Clement A. Evans

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Clement A. Evans
Clement A Evans, Confederate General.jpg
Evans in uniform, ca. 1864
Birth nameClement Anselm Evans
Born(1833-02-25)February 25, 1833
Stewart County, Georgia, U.S.
DiedJuly 2, 1911(1911-07-02) (aged 78)
Atlanta, Georgia, U.S.
Oakland Cemetery, Atlanta, Georgia, U.S.
33°44′56.4″N 84°22′21.7″W / 33.749000°N 84.372694°W / 33.749000; -84.372694
Service Confederate States Army
Years of service1861–1865
RankConfederate States of America General-collar.svg Brigadier-General
Commands heldGordon's Division, Second Corps, Army of Northern Virginia
BattlesAmerican Civil War
Alma materAugusta Law School
Mary Allen Walton
(m. 1854)

Brigadier-General Clement Anselm Evans (February 25, 1833 – July 2, 1911) was a senior officer of the Confederate States Army who commanded infantry in the Eastern Theater of the American Civil War. Afterwards, he edited a 12-volume work on Confederate military history, so named, in 1899.

Early life and education[edit]

Clement Anselm Evans was born in Stewart County, Georgia. In 1854 Evans married Mary Allen "Allie" Walton whose marriage brought eight children, three of whom died in infancy. He studied at the Augusta Law School in Augusta, Georgia, and was admitted to the bar at the age of 18. By the age of 21, he was a county judge, and a state senator at the age of 25. With the election of U.S. President Abraham Lincoln in 1860, Evans organized a company of militia.[1]

American Civil War[edit]

Evans was commissioned as major of the 31st Georgia Infantry on November 19, 1861, and was promoted to colonel on May 13, 1862, fighting in the Seven Days Battles, Second Manassas, and Antietam. He had temporary command of Alexander Lawton's Georgia brigade from September until November 1862, seeing additional action at Fredericksburg. During the Gettysburg Campaign and the 1864 fighting at the Wilderness and Spotsylvania, Evans again commanded the 31st Georgia while John Brown Gordon commanded the brigade.

Evans was promoted to brigadier general in May 1864 (replacing Gordon who ascended to division command) and was wounded at Monocacy. He commanded Gordon's Division, Second Corps, Army of Northern Virginia, from Petersburg to Appomattox. Evans survived five wounds during the war.

Later life and legacy[edit]

Evans's grave at Oakland Cemetery

After the war ended, he became an influential Methodist minister, advancing the “holiness movement,” a controversial doctrine that eventually split the denomination. He pastored churches in the Atlanta area, some with memberships as large as 1,000, until his retirement in 1892. Three years later, Evans authored the Military History of Georgia, heavily based upon his Civil War memoirs. He then edited and co-wrote the Confederate Military History, a 12-volume compendium, first published in 1899. Finally, he co-authored the four-volume Cyclopedia of Georgia. Regarding the war, Evans said:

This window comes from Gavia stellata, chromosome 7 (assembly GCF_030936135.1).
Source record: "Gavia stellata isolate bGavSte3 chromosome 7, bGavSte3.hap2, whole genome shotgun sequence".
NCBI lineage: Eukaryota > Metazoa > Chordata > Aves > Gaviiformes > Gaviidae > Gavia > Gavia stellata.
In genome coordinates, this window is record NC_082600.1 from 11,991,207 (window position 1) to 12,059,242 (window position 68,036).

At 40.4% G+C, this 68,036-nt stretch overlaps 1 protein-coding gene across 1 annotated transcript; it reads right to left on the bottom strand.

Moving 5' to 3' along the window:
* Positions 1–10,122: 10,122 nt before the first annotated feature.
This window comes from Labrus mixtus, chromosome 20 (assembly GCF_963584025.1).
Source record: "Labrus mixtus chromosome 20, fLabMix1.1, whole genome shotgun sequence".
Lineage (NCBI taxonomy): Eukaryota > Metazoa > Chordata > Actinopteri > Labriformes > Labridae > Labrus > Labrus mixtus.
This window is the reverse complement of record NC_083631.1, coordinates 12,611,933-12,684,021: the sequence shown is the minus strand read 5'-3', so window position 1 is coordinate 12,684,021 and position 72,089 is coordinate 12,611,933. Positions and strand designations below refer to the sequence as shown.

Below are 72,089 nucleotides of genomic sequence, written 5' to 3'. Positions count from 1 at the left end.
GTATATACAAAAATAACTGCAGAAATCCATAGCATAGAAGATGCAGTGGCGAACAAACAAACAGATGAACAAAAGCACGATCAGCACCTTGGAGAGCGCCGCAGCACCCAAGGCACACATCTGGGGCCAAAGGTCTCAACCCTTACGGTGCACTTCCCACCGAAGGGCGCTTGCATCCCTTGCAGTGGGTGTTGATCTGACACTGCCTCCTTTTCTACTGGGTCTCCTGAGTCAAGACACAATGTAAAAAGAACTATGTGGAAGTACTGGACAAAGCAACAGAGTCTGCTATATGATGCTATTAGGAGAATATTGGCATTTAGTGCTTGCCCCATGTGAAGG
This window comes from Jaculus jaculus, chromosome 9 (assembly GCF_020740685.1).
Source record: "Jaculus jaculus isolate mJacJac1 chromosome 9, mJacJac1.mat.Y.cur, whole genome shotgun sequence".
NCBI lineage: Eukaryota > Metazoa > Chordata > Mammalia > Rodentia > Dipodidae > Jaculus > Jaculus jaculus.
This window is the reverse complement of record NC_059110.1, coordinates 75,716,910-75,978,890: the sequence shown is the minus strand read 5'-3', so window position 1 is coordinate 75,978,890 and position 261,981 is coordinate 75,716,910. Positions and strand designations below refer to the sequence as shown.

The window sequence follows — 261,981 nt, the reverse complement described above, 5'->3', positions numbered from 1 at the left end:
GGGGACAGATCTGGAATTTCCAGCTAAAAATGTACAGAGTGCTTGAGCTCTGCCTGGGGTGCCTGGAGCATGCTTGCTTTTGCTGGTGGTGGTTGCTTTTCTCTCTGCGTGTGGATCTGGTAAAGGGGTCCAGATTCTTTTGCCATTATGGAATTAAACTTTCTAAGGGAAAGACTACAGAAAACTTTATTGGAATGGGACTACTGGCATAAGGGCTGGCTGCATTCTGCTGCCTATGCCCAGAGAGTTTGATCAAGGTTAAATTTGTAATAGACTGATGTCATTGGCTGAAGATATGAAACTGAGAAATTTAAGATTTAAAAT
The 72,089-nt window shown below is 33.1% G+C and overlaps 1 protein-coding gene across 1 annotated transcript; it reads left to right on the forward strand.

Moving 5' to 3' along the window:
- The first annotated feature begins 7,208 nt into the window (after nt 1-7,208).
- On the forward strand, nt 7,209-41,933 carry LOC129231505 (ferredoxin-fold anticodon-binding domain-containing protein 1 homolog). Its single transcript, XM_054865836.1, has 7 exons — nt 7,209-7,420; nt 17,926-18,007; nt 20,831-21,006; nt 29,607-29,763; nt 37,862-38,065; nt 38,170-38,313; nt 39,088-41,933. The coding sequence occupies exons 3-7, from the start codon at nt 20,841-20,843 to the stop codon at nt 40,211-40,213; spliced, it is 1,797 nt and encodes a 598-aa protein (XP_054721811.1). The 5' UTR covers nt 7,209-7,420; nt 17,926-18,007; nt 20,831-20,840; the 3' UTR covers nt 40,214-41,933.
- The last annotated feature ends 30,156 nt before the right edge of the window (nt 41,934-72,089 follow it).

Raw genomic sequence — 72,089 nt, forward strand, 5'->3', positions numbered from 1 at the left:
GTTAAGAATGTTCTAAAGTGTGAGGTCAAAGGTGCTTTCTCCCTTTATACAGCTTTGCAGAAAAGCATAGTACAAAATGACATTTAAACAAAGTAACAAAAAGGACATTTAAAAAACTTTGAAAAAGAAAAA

If we cannot justify the South in the act of Secession, we will go down in History solely as a brave, impulsive but rash people who attempted in an illegal manner to overthrow the Union of our Country.[2]

Evans was very active in establishing and administering fraternal veterans organizations following the war. He helped organize the Confederate Survivors Association (a regional group based in Augusta, Georgia) in 1878 and served as its first president. He was a founder of the first national Confederate veterans group, the United Confederate Veterans, in 1889 and commander of the UCV's Georgia division for 12 years.[1]

Evans died in Atlanta on July 2, 1911: his body lay in state in the central rotunda of the capitol building while the state legislature adjourned for a day to attend his funeral. He was buried in Atlanta's Oakland Cemetery, just a few feet away from the grave of John Gordon. Evans County, Georgia (established November 3, 1914) is named after him.[1]

See also[edit]


  1. ^ a b c Gigantino, Jim (2005). "Clement Evans (1833-1911)". New Georgia Encyclopedia. Georgia Humanities and the University of Georgia Press. Retrieved May 26, 2021.
  2. ^ Gallagher, Gary W.; Nolan, Alan T., eds. (2000). The Myth of the Lost Cause and Civil War History. Bloomington, IN: Indiana University Press. pp. 13–14. ISBN 978-0-253-33822-8.

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